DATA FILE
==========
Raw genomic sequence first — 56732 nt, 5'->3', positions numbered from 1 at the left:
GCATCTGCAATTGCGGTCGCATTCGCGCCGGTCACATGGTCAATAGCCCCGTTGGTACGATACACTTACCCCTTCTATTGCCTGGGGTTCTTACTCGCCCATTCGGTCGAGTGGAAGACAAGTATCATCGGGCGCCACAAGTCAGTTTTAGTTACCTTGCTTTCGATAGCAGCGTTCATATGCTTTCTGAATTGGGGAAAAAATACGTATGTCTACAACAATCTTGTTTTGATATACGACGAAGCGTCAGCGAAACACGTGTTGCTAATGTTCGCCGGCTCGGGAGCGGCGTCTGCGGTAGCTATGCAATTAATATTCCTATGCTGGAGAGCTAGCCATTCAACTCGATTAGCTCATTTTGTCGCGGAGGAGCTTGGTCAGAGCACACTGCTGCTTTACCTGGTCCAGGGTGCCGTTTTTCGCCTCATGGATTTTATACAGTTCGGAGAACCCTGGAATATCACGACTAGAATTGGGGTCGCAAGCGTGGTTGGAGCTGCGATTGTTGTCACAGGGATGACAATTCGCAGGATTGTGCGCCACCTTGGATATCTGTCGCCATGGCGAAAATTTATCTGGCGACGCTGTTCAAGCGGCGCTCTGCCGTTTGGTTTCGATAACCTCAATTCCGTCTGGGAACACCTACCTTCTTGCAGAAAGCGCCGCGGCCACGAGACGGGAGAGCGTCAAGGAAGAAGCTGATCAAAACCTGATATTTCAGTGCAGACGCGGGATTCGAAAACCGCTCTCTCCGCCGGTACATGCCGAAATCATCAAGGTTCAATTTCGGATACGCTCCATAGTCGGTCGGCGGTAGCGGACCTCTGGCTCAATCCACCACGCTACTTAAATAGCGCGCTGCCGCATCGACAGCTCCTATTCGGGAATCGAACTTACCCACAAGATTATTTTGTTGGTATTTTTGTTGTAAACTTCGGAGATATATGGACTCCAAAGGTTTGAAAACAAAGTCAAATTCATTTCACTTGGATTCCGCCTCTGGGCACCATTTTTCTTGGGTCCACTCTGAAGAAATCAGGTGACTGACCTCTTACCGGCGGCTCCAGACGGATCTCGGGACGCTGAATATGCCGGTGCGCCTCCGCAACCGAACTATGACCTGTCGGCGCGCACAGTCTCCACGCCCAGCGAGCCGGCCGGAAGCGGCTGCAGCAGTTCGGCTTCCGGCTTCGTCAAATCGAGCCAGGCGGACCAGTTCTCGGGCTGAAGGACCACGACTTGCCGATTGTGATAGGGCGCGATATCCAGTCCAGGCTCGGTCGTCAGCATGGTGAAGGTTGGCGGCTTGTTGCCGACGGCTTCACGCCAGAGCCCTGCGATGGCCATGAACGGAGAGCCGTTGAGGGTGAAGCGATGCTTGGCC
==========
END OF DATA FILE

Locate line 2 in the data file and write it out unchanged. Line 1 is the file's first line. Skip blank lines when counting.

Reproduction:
GCATCTGCAATTGCGGTCGCATTCGCGCCGGTCACATGGTCAATAGCCCCGTTGGTACGATACACTTACCCCTTCTATTGCCTGGGGTTCTTACTCGCCCATTCGGTCGAGTGGAAGACAAGTATCATCGGGCGCCACAAGTCAGTTTTAGTTACCTTGCTTTCGATAGCAGCGTTCATATGCTTTCTGAATTGGGGAAAAAATACGTATGTCTACAACAATCTTGTTTTGATATACGACGAAGCGTCAGCGAAACACGTGTTGCTAATGTTCGCCGGCTCGGGAGCGGCGTCTGCGGTAGCTATGCAATTAATATTCCTATGCTGGAGAGCTAGCCATTCAACTCGATTAGCTCATTTTGTCGCGGAGGAGCTTGGTCAGAGCACACTGCTGCTTTACCTGGTCCAGGGTGCCGTTTTTCGCCTCATGGATTTTATACAGTTCGGAGAACCCTGGAATATCACGACTAGAATTGGGGTCGCAAGCGTGGTTGGAGCTGCGATTGTTGTCACAGGGATGACAATTCGCAGGATTGTGCGCCACCTTGGATATCTGTCGCCATGGCGAAAATTTATCTGGCGACGCTGTTCAAGCGGCGCTCTGCCGTTTGGTTTCGATAACCTCAATTCCGTCTGGGAACACCTACCTTCTTGCAGAAAGCGCCGCGGCCACGAGACGGGAGAGCGTCAAGGAAGAAGCTGATCAAAACCTGATATTTCAGTGCAGACGCGGGATTCGAAAACCGCTCTCTCCGCCGGTACATGCCGAAATCATCAAGGTTCAATTTCGGATACGCTCCATAGTCGGTCGGCGGTAGCGGACCTCTGGCTCAATCCACCACGCTACTTAAATAGCGCGCTGCCGCATCGACAGCTCCTATTCGGGAATCGAACTTACCCACAAGATTATTTTGTTGGTATTTTTGTTGTAAACTTCGGAGATATATGGACTCCAAAGGTTTGAAAACAAAGTCAAATTCATTTCACTTGGATTCCGCCTCTGGGCACCATTTTTCTTGGGTCCACTCTGAAGAAATCAGGTGACTGACCTCTTACCGGCGGCTCCAGACGGATCTCGGGACGCTGAATATGCCGGTGCGCCTCCGCAACCGAACTATGACCTGTCGGCGCGCACAGTCTCCACGCCCAGCGAGCCGGCCGGAAGCGGCTGCAGCAGTTCGGCTTCCGGCTTCGTCAAATCGAGCCAGGCGGACCAGTTCTCGGGCTGAAGGACCACGACTTGCCGATTGTGATAGGGCGCGATATCCAGTCCAGGCTCGGTCGTCAGCATGGTGAAGGTTGGCGGCTTGTTGCCGACGGCTTCACGCCAGAGCCCTGCGATGGCCATGAACGGAGAGCCGTTGAGGGTGAAGCGATGCTTGGCC